It’s incredibly easy to build a house for these gentle, incredibly efficient native pollinators. Their numbers are in decline, but I found nests in my Green Bay, Wi yard within the first year of putting up two boxes. Let’s bring them back!
Monarch autumn migration is underway. Birds and Blooms published a nice short article in 2012. It has great visual information about monarch migration.
If monarchs are your thing, check out Monarch Watch. Over 9000 monarch waystations have been registered on their website. Remember, monarchs need milkweed to complete their life cycles. Keep milkweed alive in your yard and advocate that public land managers keep milkweed alive in public lands and roadways.
Tom Ashbrook of NPR’s On Point is my favorite interviewer. Today, he covered one of my favorite topics. It’s worth the listen.
Thanks for your patience.
Make no mistake; the Pollinator Corridor is promoting revolution.
Humans are a part of nature. We are subject to its rules and we enjoy access to its bounty. Since the agrarian revolution, we have viewed land as something to control. We have seen creatures as our dominion. And we have dominated. Our land use decisions have been detrimental to some creatures, beneficial to others, and wholly unsustainable for ourselves. It’s time to embrace a new land-use revolution.
The Pollinator Corridor project asks us to identify land around us- land we may have ignored in the past- and ask questions about it:
How is this land being used? What native plant communities existed here in the past? Could this land be used to benefit humans? Could it be used to benefit other species? Specifically, could we turn this land into something good for people and pollinators? Could we improve the land in a way that improves the soil and the soul? Could we clean our ground and surface waters by converting the land? Could we breathe fresher air if we do something different with this space? Could we do all these things in a beautiful way?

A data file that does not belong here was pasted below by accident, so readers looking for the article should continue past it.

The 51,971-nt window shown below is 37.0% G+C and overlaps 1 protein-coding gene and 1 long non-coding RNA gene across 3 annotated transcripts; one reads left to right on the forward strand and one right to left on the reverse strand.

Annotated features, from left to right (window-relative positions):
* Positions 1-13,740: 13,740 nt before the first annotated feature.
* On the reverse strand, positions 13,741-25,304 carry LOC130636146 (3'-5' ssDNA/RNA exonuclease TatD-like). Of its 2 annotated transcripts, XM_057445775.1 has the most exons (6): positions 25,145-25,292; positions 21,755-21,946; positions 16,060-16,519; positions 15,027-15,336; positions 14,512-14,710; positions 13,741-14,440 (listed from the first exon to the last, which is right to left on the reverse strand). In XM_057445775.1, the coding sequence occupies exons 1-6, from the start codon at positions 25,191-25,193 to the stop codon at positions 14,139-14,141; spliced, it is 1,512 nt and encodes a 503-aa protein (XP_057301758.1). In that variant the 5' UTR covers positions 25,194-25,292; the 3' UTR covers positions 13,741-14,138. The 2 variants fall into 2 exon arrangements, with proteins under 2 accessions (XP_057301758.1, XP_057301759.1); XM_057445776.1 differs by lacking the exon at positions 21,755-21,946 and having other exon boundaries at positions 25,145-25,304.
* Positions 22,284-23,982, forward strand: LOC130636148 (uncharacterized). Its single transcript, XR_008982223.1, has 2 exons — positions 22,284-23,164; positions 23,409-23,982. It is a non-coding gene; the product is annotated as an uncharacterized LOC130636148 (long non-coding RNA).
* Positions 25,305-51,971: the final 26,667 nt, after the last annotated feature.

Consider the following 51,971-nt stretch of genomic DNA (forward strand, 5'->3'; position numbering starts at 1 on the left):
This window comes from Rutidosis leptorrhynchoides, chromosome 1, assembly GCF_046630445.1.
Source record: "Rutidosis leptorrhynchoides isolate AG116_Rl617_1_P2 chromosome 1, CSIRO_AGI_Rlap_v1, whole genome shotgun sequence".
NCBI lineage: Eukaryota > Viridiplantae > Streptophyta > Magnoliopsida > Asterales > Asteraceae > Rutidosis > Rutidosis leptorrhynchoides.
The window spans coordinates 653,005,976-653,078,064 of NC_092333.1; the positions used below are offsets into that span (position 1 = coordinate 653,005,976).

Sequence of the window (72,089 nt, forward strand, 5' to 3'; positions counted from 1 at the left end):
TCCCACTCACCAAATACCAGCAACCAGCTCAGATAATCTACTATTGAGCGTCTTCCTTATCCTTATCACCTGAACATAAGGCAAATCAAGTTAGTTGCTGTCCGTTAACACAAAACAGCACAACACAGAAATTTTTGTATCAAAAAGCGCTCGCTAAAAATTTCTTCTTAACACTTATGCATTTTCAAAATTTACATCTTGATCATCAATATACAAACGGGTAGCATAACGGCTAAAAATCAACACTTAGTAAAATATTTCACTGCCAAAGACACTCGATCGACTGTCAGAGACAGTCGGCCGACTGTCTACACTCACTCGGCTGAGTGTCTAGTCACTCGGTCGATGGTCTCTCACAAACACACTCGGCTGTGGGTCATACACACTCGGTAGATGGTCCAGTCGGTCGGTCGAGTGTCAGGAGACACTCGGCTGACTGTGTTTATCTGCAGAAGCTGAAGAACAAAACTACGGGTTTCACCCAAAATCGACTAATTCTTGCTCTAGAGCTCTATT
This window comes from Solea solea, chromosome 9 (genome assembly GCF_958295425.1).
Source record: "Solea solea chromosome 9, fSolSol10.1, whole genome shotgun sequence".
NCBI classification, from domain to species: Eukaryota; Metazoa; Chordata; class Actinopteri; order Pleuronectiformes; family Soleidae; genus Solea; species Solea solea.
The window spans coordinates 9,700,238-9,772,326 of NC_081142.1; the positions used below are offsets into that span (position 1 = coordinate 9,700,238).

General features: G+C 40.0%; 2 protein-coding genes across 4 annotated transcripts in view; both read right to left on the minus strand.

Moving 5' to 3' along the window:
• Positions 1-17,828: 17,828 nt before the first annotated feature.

In unused lawn space, weedy highway strips, buckthorn-ridden trails, phragmites-filled wetlands, and degraded, abandoned agricultural fields, we easily locate places to convert from practices that are harmful to practices that are healthy.
The philosophy is weighty: We are all about saving the world (and, more specifically, the pollinators who in turn help feed us) one plot of land at a time. But, the process is fun. We get to play in the dirt with friends new and old. We get to teach children about real-life biology and ecology. We get to learn from elders who have decades of experience with the land. For us data nerds, we get to map our progress and locate spots where we need to put in our next gardens. And we get to see the results of our work every time a flower blooms or a monarch butterfly drinks nectar from one of our plants.
Aldo Leopold and the permaculturists can both be credited for starting this land-use revolution. We hope to carry their respective legacies forward. The Pollinator Corridor project isn’t just about planting butterfly gardens. It is also about connections. Connecting major habitat areas with small “island” habitats. Connecting people to their natural and cultural histories. Connecting communities across the Midwest, the USA, and the world via a mission to enhance our shared flora, fauna, soil, and water.
Pick up a shovel and join the revolution!